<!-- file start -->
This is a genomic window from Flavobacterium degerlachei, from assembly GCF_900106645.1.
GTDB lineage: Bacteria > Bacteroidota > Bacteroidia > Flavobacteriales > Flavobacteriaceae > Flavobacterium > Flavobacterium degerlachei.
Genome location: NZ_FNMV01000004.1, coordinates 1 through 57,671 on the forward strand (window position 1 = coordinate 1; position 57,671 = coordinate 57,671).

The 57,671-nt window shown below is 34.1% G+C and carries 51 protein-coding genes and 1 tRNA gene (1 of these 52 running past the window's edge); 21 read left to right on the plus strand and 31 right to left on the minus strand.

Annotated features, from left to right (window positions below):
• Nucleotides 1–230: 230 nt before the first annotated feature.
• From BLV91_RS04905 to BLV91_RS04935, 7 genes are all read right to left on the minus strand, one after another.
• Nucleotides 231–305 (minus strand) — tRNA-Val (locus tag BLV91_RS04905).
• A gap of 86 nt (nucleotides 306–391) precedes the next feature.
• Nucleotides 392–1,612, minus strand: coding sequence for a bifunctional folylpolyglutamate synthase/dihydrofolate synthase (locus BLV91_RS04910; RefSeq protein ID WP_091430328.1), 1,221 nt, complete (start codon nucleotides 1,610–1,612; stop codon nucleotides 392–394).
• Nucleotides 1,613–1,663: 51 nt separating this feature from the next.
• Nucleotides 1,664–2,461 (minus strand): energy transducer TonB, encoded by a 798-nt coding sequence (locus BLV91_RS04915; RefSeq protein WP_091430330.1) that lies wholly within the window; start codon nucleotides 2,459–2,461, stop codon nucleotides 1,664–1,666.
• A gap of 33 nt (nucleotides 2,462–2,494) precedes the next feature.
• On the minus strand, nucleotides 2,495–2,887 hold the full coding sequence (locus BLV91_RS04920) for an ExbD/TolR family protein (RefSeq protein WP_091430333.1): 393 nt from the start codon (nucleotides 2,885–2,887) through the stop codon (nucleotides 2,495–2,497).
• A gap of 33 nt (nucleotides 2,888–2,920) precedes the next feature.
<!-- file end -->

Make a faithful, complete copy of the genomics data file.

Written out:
This is a genomic window from Flavobacterium degerlachei, from assembly GCF_900106645.1.
GTDB lineage: Bacteria > Bacteroidota > Bacteroidia > Flavobacteriales > Flavobacteriaceae > Flavobacterium > Flavobacterium degerlachei.
Genome location: NZ_FNMV01000004.1, coordinates 1 through 57,671 on the forward strand (window position 1 = coordinate 1; position 57,671 = coordinate 57,671).

The 57,671-nt window shown below is 34.1% G+C and carries 51 protein-coding genes and 1 tRNA gene (1 of these 52 running past the window's edge); 21 read left to right on the plus strand and 31 right to left on the minus strand.

Annotated features, from left to right (window positions below):
• Nucleotides 1–230: 230 nt before the first annotated feature.
• From BLV91_RS04905 to BLV91_RS04935, 7 genes are all read right to left on the minus strand, one after another.
• Nucleotides 231–305 (minus strand) — tRNA-Val (locus tag BLV91_RS04905).
• A gap of 86 nt (nucleotides 306–391) precedes the next feature.
• Nucleotides 392–1,612, minus strand: coding sequence for a bifunctional folylpolyglutamate synthase/dihydrofolate synthase (locus BLV91_RS04910; RefSeq protein ID WP_091430328.1), 1,221 nt, complete (start codon nucleotides 1,610–1,612; stop codon nucleotides 392–394).
• Nucleotides 1,613–1,663: 51 nt separating this feature from the next.
• Nucleotides 1,664–2,461 (minus strand): energy transducer TonB, encoded by a 798-nt coding sequence (locus BLV91_RS04915; RefSeq protein WP_091430330.1) that lies wholly within the window; start codon nucleotides 2,459–2,461, stop codon nucleotides 1,664–1,666.
• A gap of 33 nt (nucleotides 2,462–2,494) precedes the next feature.
• On the minus strand, nucleotides 2,495–2,887 hold the full coding sequence (locus BLV91_RS04920) for an ExbD/TolR family protein (RefSeq protein WP_091430333.1): 393 nt from the start codon (nucleotides 2,885–2,887) through the stop codon (nucleotides 2,495–2,497).
• A gap of 33 nt (nucleotides 2,888–2,920) precedes the next feature.